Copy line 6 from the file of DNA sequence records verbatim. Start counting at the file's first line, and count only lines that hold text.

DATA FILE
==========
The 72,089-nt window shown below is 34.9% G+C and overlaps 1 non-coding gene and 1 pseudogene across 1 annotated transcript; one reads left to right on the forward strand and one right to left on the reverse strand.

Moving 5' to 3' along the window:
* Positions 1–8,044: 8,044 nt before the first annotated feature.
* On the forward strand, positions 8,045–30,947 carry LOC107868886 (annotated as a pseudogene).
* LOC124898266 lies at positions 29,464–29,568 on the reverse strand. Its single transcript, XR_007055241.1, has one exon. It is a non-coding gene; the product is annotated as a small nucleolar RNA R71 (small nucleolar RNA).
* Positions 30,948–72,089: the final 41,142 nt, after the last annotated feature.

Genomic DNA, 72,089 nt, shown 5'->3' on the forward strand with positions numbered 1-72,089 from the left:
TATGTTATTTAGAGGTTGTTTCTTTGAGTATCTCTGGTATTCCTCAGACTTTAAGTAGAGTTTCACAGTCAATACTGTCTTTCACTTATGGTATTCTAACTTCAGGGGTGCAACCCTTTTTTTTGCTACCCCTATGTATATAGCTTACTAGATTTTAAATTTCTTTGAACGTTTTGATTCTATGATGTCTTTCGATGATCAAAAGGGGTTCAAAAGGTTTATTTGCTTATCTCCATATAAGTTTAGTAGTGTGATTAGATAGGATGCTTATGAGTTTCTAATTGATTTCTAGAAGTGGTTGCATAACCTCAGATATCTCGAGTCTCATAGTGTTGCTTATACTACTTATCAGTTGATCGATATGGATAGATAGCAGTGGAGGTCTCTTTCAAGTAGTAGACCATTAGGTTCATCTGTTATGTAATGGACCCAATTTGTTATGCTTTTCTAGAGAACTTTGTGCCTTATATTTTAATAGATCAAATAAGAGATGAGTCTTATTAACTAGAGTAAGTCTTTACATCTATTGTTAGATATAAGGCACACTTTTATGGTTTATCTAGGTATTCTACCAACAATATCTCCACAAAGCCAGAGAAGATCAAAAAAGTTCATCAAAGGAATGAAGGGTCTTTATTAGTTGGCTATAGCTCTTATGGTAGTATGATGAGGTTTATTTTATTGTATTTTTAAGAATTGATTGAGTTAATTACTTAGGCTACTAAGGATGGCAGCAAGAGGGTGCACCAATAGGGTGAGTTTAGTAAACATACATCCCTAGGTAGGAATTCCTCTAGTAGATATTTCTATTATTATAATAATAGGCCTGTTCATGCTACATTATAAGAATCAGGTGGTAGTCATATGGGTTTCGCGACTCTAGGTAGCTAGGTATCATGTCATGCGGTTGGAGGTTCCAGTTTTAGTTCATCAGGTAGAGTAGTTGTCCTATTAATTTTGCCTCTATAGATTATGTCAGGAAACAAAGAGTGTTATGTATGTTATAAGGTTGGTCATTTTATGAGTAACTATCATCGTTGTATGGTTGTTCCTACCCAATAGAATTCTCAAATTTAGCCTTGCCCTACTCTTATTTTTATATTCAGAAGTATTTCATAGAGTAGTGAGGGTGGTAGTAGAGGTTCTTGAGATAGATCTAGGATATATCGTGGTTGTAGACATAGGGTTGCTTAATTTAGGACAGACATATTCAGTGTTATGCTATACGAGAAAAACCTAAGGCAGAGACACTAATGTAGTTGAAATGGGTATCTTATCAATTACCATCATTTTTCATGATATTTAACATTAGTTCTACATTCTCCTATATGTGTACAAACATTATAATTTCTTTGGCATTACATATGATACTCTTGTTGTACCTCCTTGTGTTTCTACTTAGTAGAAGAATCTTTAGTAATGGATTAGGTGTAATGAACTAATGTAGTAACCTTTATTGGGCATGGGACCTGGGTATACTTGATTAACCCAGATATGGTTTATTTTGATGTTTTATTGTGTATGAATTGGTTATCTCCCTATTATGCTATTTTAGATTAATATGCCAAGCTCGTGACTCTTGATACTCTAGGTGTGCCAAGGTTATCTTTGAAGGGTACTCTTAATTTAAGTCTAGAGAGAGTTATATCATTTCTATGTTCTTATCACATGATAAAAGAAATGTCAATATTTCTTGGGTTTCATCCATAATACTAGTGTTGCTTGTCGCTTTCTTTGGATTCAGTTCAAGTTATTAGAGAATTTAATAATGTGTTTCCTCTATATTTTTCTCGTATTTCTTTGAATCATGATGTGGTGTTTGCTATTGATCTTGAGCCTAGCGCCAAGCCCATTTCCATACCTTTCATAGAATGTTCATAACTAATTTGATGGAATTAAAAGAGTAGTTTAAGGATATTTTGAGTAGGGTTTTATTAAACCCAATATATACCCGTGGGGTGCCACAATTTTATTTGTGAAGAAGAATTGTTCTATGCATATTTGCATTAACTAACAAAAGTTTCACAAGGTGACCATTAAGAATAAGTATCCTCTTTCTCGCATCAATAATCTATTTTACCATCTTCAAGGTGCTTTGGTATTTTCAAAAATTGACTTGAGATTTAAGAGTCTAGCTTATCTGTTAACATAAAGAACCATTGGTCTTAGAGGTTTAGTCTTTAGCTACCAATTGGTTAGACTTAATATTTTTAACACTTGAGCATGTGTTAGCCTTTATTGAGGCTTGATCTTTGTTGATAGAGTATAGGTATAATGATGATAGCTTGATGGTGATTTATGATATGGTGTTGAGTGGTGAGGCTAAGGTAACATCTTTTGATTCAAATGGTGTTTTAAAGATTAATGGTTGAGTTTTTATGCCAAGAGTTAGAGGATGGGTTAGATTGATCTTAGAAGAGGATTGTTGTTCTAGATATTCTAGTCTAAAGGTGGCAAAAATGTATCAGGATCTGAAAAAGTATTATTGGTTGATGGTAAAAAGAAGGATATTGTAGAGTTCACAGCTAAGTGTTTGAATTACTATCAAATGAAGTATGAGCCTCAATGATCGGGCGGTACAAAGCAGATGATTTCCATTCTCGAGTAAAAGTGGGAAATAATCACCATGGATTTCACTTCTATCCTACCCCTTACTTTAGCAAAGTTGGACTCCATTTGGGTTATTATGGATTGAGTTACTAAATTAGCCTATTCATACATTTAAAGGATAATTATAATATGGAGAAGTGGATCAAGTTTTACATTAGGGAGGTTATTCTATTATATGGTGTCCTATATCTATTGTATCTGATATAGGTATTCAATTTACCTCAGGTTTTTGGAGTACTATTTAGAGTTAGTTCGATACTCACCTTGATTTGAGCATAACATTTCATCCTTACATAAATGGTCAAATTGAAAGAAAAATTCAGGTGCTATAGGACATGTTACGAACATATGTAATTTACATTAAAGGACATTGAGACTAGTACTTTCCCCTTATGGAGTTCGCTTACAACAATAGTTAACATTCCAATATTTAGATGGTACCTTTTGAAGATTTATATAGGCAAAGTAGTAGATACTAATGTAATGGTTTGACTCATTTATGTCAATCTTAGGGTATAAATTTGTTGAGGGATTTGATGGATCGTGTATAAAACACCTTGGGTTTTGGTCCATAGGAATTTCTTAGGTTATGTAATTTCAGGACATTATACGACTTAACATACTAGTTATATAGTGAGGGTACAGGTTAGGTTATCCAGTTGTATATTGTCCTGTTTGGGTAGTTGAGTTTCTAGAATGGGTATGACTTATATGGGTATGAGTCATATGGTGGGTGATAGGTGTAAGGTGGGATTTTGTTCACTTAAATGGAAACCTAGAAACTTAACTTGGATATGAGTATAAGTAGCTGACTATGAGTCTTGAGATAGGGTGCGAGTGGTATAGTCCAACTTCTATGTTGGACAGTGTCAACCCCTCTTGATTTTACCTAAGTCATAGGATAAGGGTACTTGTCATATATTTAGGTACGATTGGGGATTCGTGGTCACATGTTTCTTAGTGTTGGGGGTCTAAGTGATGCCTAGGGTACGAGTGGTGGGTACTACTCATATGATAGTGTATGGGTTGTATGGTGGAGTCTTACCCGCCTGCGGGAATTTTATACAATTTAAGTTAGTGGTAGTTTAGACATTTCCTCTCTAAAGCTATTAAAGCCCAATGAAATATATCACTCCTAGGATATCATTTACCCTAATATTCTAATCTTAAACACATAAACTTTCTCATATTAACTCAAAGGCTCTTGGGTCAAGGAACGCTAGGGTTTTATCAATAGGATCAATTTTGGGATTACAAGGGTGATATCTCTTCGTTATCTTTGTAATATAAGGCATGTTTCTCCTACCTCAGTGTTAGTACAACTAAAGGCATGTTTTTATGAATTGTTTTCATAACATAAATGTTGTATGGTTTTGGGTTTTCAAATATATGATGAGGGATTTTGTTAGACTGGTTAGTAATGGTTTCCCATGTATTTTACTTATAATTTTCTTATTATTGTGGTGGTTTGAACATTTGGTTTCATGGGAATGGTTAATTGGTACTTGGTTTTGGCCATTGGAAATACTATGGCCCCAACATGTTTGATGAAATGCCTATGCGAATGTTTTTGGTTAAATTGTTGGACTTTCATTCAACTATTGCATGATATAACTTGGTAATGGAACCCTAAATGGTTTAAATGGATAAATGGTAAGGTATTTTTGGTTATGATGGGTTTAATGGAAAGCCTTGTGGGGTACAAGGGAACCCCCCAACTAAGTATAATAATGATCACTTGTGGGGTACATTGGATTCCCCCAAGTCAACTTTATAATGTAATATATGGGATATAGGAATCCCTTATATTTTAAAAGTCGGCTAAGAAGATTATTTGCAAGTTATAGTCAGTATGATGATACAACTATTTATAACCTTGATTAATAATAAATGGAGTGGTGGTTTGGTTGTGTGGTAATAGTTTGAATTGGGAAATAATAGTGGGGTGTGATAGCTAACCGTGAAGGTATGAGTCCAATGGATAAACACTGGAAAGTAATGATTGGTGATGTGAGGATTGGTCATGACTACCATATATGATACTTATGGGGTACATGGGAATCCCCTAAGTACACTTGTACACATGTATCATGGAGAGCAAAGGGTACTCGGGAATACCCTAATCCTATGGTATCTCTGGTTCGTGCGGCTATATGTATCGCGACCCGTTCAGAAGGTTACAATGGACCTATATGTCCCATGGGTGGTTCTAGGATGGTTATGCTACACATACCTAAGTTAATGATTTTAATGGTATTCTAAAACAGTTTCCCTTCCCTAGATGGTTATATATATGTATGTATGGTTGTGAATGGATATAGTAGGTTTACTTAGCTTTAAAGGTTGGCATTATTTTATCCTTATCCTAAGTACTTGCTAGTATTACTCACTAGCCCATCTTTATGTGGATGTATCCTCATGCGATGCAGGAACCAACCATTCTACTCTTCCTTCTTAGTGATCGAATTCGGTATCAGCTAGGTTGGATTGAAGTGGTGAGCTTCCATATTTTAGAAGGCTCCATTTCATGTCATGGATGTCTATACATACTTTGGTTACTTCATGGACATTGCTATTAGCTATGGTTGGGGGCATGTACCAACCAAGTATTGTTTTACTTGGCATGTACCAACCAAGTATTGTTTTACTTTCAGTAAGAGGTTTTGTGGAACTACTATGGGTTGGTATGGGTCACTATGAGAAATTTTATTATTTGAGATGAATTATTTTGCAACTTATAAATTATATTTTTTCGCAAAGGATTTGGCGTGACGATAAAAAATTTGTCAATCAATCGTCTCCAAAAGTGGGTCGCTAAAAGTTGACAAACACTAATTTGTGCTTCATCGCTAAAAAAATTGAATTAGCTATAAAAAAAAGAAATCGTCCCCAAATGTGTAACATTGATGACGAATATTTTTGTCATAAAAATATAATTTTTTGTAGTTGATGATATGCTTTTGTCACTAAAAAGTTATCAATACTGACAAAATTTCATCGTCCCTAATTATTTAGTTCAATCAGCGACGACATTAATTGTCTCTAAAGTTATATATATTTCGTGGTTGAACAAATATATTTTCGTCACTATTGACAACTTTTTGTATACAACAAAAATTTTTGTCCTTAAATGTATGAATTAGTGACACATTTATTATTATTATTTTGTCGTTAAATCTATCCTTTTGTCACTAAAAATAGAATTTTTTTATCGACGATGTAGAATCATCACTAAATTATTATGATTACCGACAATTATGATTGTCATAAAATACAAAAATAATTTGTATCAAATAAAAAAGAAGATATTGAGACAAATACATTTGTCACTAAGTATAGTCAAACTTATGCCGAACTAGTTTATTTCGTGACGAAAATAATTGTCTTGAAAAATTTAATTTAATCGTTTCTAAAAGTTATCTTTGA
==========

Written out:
* Positions 30,948–72,089: the final 41,142 nt, after the last annotated feature.